It helps that Moving has a good story featuring fully realized characters to hang its action on. Amidst all of the impressive action sequences, when asked to choose a favorite, Park opts for a quiet one, completely devoid of violence. In Episode Seven’s “The Stranger,” teen protagonist Kim Bong-seok (Lee Jung-ha) learns to fly. Previously, the character had lived his life afraid to try. From the time he was small, Bong-seok’s mother loaded him down with weights and fed him large portions to keep him heavy, rightfully afraid her son’s abilities would make him a target. But Bong-seok is growing up and he wants to be able to use his abilities to keep the people he cares about safe. He wants to know what he is capable of. So, he puts on his bright yellow puffer jacket, goes onto the dimly-lit path by his home, and lets himself try.
It’s awkward, arms flailing and yells of effort released into the sleepy night. Bong-seok bangs into signs and splashes his feet and hands in a river as he flies unintentionally low over it. Sometimes, his efforts look like swimming, and other times they look like falling, but, as the triumphant music swells, Bong-seok finally gets it. He soars.
“If we could call that action, that would be my first pick,” says Park. “I think that that was the scene, for both me and all of our crew, that was the scene that really moved our hearts.”
It’s a fitting choice for a show that, in the midst of all the superpowered action, never once forgets its characters, Park first received the offer to work on Moving after wrapping Kingdom, when he was working on his own feature film script and just after his daughter had been born.
“I was really moved by the family story,” explains Park, referring to the parallel, interlacing stories of parents and their children at the heart of the South Korean drama. “When we tried to approach Moving, [we knew] it had to be different from how American superheroes are. Firstly, because of the budget — I mean, we weren’t able to do [what Marvel does]. But also because our basic approach to the heroes in Moving was that they are very grounded and very realistic people.”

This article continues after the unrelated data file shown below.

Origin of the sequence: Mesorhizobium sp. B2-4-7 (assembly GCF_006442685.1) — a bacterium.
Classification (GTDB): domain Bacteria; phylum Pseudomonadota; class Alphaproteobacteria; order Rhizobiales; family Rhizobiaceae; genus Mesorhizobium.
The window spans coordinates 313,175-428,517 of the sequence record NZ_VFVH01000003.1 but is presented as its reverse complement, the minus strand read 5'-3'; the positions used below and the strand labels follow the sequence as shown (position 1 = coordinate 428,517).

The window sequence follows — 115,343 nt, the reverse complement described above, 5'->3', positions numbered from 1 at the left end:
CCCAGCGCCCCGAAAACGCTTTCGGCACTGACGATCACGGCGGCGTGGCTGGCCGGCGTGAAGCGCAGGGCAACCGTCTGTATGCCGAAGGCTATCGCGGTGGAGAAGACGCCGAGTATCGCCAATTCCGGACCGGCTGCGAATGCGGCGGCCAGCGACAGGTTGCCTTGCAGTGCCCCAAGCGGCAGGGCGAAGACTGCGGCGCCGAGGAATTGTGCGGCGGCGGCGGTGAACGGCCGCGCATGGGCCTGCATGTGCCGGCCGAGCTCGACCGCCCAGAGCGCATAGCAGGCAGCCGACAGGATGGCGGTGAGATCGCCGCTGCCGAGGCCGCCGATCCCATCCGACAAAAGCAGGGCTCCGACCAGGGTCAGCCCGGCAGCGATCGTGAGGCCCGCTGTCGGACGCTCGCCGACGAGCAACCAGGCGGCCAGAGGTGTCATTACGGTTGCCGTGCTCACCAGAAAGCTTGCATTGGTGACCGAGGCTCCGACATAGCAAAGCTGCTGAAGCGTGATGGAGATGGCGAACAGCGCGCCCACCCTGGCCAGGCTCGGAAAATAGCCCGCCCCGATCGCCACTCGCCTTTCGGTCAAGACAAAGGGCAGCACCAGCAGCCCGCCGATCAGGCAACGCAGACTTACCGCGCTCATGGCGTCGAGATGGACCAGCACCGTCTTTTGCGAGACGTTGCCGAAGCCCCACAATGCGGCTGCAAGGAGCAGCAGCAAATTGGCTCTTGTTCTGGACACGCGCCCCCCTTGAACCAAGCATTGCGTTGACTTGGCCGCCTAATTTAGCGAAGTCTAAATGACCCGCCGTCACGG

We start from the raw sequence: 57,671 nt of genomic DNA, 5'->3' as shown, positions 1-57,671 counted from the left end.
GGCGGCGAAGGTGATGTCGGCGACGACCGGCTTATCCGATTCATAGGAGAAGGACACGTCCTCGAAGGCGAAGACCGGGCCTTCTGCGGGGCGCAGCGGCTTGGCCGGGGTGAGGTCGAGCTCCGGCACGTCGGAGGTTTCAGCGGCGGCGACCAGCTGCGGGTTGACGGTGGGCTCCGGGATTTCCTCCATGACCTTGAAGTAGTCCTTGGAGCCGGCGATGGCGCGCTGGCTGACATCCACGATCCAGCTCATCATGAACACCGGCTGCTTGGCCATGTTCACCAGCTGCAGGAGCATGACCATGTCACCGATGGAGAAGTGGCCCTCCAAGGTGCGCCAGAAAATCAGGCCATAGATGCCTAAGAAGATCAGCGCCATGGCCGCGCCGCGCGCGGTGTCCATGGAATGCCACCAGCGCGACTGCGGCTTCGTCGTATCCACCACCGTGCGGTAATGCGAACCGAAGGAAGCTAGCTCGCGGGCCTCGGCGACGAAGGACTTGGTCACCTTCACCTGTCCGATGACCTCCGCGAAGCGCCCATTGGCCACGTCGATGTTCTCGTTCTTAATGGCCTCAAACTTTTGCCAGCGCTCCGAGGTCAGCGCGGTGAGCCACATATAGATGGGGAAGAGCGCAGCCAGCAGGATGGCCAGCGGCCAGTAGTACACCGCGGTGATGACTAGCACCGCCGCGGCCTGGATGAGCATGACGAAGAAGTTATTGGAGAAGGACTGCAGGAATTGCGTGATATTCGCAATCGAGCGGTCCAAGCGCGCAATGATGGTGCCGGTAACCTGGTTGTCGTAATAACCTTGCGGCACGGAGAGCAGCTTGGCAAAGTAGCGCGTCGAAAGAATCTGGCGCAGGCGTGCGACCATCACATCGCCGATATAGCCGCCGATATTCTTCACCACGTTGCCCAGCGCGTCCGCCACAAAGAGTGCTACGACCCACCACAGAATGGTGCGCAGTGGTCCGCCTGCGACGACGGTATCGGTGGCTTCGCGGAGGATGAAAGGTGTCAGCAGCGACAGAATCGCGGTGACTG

The mandate to keep Moving’s superheroes grounded was integrated across departments.
“[The show] portrays superpowers used by ordinary people,” production designer Chae Kyoung-sun told Disney in a promotional featurette. “We designed the sets hoping to create spaces that would feel real.”
It took six to eight months to complete the designs for the main spaces, which stretch across the last few decades in Korean history up to the present-day. For series composer Dalparan, who previously worked with Park on Kingdom Season Two, moments of reality were incorporated into the series’ main theme, which he says is all about love.
“This series shows that normal people can become heroes,” offers Dalparan. “So, for the soundtrack for Moving, I focused on capturing little sounds and melodies that people normally ignore and turning them into beautiful music.”
The collaborative efforts, helmed by Park, is better than anything American superhero storytelling has produced in the past few years. It’s a layered, thoroughly Korean tale of sacrifice and superheroes that includes moments of international politics and war, as well as high-stakes action, but is only ever really about a relatable longing for domestic quietude.
“Working on Moving has been a healing process for me as well,” Park reflected. “There are scenes that made me think of my family and moments that portray what love means.”